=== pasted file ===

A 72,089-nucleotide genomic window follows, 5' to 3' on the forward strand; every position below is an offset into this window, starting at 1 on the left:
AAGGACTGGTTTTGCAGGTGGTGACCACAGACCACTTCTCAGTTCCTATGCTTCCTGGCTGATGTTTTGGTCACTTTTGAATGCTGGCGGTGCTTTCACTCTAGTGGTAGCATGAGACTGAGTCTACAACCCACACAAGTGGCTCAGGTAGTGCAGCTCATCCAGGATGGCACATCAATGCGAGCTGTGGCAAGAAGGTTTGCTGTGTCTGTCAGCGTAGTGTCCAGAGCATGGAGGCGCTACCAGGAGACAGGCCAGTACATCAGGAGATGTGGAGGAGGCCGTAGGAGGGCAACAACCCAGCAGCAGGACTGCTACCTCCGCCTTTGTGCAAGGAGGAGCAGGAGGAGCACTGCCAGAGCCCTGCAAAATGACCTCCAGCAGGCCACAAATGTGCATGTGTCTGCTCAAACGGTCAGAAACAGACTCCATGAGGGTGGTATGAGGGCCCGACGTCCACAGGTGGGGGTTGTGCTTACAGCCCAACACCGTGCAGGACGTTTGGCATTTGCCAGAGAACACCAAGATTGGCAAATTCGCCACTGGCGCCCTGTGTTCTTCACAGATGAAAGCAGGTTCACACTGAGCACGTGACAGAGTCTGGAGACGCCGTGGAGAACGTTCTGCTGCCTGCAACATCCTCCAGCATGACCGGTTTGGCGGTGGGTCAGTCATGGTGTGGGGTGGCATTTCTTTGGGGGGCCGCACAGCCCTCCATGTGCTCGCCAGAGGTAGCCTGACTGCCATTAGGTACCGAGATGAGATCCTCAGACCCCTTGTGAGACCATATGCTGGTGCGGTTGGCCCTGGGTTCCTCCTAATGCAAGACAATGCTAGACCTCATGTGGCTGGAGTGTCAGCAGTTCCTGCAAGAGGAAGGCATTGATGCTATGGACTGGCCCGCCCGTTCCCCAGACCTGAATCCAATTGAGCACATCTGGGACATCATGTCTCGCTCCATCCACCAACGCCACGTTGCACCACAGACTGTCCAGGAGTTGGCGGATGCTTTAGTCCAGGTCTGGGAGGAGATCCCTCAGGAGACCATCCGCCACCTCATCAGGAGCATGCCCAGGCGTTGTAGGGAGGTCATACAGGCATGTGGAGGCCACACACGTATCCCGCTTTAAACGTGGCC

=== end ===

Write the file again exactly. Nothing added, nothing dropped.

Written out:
A 72,089-nucleotide genomic window follows, 5' to 3' on the forward strand; every position below is an offset into this window, starting at 1 on the left:
AAGGACTGGTTTTGCAGGTGGTGACCACAGACCACTTCTCAGTTCCTATGCTTCCTGGCTGATGTTTTGGTCACTTTTGAATGCTGGCGGTGCTTTCACTCTAGTGGTAGCATGAGACTGAGTCTACAACCCACACAAGTGGCTCAGGTAGTGCAGCTCATCCAGGATGGCACATCAATGCGAGCTGTGGCAAGAAGGTTTGCTGTGTCTGTCAGCGTAGTGTCCAGAGCATGGAGGCGCTACCAGGAGACAGGCCAGTACATCAGGAGATGTGGAGGAGGCCGTAGGAGGGCAACAACCCAGCAGCAGGACTGCTACCTCCGCCTTTGTGCAAGGAGGAGCAGGAGGAGCACTGCCAGAGCCCTGCAAAATGACCTCCAGCAGGCCACAAATGTGCATGTGTCTGCTCAAACGGTCAGAAACAGACTCCATGAGGGTGGTATGAGGGCCCGACGTCCACAGGTGGGGGTTGTGCTTACAGCCCAACACCGTGCAGGACGTTTGGCATTTGCCAGAGAACACCAAGATTGGCAAATTCGCCACTGGCGCCCTGTGTTCTTCACAGATGAAAGCAGGTTCACACTGAGCACGTGACAGAGTCTGGAGACGCCGTGGAGAACGTTCTGCTGCCTGCAACATCCTCCAGCATGACCGGTTTGGCGGTGGGTCAGTCATGGTGTGGGGTGGCATTTCTTTGGGGGGCCGCACAGCCCTCCATGTGCTCGCCAGAGGTAGCCTGACTGCCATTAGGTACCGAGATGAGATCCTCAGACCCCTTGTGAGACCATATGCTGGTGCGGTTGGCCCTGGGTTCCTCCTAATGCAAGACAATGCTAGACCTCATGTGGCTGGAGTGTCAGCAGTTCCTGCAAGAGGAAGGCATTGATGCTATGGACTGGCCCGCCCGTTCCCCAGACCTGAATCCAATTGAGCACATCTGGGACATCATGTCTCGCTCCATCCACCAACGCCACGTTGCACCACAGACTGTCCAGGAGTTGGCGGATGCTTTAGTCCAGGTCTGGGAGGAGATCCCTCAGGAGACCATCCGCCACCTCATCAGGAGCATGCCCAGGCGTTGTAGGGAGGTCATACAGGCATGTGGAGGCCACACACGTATCCCGCTTTAAACGTGGCC